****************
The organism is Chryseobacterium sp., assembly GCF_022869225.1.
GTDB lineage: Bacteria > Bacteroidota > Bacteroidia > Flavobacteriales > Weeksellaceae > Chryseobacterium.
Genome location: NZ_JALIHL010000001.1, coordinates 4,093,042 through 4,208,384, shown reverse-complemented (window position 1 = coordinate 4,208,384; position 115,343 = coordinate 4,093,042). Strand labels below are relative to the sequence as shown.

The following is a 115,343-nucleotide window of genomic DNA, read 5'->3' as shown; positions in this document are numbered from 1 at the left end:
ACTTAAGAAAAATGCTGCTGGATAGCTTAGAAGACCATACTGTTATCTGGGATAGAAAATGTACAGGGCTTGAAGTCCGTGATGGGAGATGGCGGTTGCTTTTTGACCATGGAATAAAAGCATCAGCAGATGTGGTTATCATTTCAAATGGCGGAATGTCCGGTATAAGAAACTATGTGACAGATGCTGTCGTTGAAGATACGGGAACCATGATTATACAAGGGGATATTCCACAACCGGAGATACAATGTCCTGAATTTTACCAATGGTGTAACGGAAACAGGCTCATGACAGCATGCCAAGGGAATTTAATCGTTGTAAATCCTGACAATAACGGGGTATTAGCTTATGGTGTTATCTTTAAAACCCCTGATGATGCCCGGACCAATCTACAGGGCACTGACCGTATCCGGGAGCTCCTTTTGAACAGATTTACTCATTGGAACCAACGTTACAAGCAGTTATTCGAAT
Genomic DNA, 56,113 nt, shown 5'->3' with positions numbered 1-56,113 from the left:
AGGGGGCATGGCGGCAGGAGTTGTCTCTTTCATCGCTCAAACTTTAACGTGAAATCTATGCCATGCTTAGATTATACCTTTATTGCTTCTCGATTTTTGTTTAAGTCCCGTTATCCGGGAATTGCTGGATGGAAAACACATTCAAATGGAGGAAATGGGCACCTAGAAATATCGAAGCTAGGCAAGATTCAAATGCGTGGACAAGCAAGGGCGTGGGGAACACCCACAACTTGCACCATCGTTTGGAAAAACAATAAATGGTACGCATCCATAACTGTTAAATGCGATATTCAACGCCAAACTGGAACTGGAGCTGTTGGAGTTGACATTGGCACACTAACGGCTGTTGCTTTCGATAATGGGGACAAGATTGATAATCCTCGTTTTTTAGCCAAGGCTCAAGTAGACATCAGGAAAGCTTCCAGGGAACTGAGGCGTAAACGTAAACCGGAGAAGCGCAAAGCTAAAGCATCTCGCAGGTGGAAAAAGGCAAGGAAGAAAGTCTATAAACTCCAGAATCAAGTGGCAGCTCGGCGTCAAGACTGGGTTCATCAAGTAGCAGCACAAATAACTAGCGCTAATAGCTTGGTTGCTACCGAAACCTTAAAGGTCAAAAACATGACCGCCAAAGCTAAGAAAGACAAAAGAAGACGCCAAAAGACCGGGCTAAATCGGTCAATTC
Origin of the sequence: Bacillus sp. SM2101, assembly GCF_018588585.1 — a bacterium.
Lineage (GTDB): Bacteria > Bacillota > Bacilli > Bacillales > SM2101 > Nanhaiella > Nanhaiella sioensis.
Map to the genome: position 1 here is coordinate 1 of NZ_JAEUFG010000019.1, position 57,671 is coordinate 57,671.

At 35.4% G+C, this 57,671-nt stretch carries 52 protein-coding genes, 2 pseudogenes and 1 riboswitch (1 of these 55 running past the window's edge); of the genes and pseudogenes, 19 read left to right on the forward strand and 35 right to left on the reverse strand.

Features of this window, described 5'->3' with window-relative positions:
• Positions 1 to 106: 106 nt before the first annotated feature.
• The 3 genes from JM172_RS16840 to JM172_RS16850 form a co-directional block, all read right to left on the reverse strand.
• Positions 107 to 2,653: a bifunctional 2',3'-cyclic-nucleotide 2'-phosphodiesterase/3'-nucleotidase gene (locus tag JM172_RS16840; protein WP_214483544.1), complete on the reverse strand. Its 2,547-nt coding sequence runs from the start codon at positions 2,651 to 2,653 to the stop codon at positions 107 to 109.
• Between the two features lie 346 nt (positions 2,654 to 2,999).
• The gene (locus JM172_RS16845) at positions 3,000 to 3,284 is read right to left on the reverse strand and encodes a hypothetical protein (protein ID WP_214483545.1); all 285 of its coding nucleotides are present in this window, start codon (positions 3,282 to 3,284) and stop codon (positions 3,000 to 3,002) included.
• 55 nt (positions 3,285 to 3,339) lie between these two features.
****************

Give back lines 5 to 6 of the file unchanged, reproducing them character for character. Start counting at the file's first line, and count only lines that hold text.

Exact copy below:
ACTTAAGAAAAATGCTGCTGGATAGCTTAGAAGACCATACTGTTATCTGGGATAGAAAATGTACAGGGCTTGAAGTCCGTGATGGGAGATGGCGGTTGCTTTTTGACCATGGAATAAAAGCATCAGCAGATGTGGTTATCATTTCAAATGGCGGAATGTCCGGTATAAGAAACTATGTGACAGATGCTGTCGTTGAAGATACGGGAACCATGATTATACAAGGGGATATTCCACAACCGGAGATACAATGTCCTGAATTTTACCAATGGTGTAACGGAAACAGGCTCATGACAGCATGCCAAGGGAATTTAATCGTTGTAAATCCTGACAATAACGGGGTATTAGCTTATGGTGTTATCTTTAAAACCCCTGATGATGCCCGGACCAATCTACAGGGCACTGACCGTATCCGGGAGCTCCTTTTGAACAGATTTACTCATTGGAACCAACGTTACAAGCAGTTATTCGAAT
Genomic DNA, 56,113 nt, shown 5'->3' with positions numbered 1-56,113 from the left: